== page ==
21. Skal Labissiere, C, Kentucky

College basketball overwhelmed Labissiere. I don’t think he’ll pan out in the NBA. But if he does, watch out. Labissiere could be a 7-footer who protects the rim and makes 3-pointers, a lethal skill set. It’s that potential that has him so high despite being a major, major project.

22. DeAndre Bembry, SF, St. Joseph’s

Bembry is an excellent all-around player with one notable exception – shooting – and that threatens to unravel his entire game. How many opportunities will he get to drive to score or kick if defenses never respect his outside jumper? Bembry’s age – he turns 22 on July 4 – is also a negative.

23. Zhou Qi, C, China

The 7-foot-2 Zhou has excellent feel for blocking shots, combining his elite size and timing. His shooting touch will allow him to contribute on the other end. He just has to get much stronger before he can really take off. If I had more confidence in his listed age, he’d be a tier or two higher.

24. Malik Beasley, SG, Florida State

Beasley played with plenty of energy, and that’s encouraging. His outside shooting stroke looks good, though it’d be more comforting if he had a longer history of shooting well. His defensive potential is high enough, but for someone who gambled so frequently for steals, he got few. At least his ability to finish inside offers hope Beasley can be more than a 3-and-D player, which is especially important because he’s not a lock to excel at eithers 3s or defense.

Tier 9

25. Diamond Stone, C, Maryland

Stone was productive at Maryland despite not being in the best shape. Improving his conditioning is a clear and traversable route to improving. He scored well inside, showing solid touch, and crashed the glass hard. Defensive rebounding is a concern.

26. Chinanu Onuaku, C, Louisville

Onuaku defended well despite not being in great shape or having an ideal motor at Louisville. If his conditioning and effort – two related traits – improve, he could be even better at the next level. His strong rebounding ability and rim protection should translate. He’s a willing passer, but he’s too sloppy with the ball and takes too many jumpers outside his range.

27. Taurean Prince, SF, Baylor

Prince used his strength impressively at Baylor to dictate play on both ends of the court. A capable, though slow-releasing, 3-point shot, kept defenders on their toes. I’m just not sure that type of bully ball translates for someone who was older than most of his college opponents.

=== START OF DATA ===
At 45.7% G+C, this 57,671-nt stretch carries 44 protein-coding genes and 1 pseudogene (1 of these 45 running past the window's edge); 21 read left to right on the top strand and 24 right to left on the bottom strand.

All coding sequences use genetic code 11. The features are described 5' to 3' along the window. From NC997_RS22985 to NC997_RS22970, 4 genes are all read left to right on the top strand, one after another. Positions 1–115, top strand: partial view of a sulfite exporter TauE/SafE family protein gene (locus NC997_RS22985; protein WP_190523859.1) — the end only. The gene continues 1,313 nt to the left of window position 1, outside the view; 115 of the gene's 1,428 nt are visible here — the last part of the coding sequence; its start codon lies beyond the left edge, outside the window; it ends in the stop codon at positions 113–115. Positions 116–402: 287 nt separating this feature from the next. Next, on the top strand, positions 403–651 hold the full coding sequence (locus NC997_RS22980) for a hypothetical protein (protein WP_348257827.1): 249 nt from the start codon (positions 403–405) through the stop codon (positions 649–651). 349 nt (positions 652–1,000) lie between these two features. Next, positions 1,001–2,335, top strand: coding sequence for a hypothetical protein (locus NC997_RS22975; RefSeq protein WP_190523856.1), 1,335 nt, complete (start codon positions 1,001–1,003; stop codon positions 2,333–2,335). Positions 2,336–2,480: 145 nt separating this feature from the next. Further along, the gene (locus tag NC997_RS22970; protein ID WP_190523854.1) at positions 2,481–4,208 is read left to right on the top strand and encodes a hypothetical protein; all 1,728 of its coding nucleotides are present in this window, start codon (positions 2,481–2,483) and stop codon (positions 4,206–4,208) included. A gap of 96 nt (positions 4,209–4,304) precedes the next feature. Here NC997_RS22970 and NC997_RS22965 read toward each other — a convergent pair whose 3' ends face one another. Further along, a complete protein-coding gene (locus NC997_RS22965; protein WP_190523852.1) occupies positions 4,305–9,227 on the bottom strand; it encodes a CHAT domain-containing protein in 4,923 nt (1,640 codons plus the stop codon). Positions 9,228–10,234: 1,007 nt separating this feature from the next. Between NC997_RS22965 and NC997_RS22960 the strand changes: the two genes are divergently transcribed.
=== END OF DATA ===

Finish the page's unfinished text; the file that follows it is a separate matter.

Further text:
28. Caris LeVert, SG, Michigan

Injuries have derailed LeVert, but maybe the worst is behind him. When healthy, he’s a tall guard who can shoot, put the ball on the floor and pass. His defense is still a work in progress, but he has shown enough flashes to believe it could become a strength.

29. Kay Felder, PG, Oakland

Felder has an excellent feel for offense as a scorer (shooting and driving) and passer. Put the ball in his hands, and good things happen. But he’s 5-foot-9, so there’s significant risk about his game translating. Still, Felder has the traits – hops, speed, confidence – important for an undersized guard. Maybe he’ll even become a defensive pest instead of a liability if he has to shoulder less offensive burden.

30. Gary Payton II, PG, Oregon State

Payton has awesome defensive ability, much like his father. However, it’s difficult for even good defensive point guards to impact the game as much as bigs. Payton is also a long way from capably running an NBA offense, but he has the tools to suggest he could get there.

31. Guerschon Yabusele, PF, France

A powerful but undersized big man, Yabusele carries a big frame in an explosive way. He scores inside and out, and there’s a funkiness to his game that just might work. He’s not good enough as a rebounder and even worse as a defender, though.

32. Ivica Zubac, C, Bosnia

The 7-foot-1 Zubac is big and uses his size pretty well. But when faster or bouncier opponents challenge him, the results aren’t encouraging. He’s fairly skilled offensively, and he’s a willing passer – an important trait for old-school centers trying to find a place in the new NBA. He’s also young with room to develop, which he’ll need to do.

33. Dejounte Murray, PG, Washington

Murray is tall and fast, and his athleticism gives him potential. But he has so far to go as a decision-maker and a scorer from all areas of the court. If you want to swing for the fences, Murray is a decent pick. But he’s a real project.

34. Petr Cornelie, PF, France

Cornelie is a stretch four who can play above the rim. That’s a special combination. But he needs to get a lot stronger. A lot stronger. His weakness threatens to undermine the rest of his game. Maybe he will, but he turns 21 next month.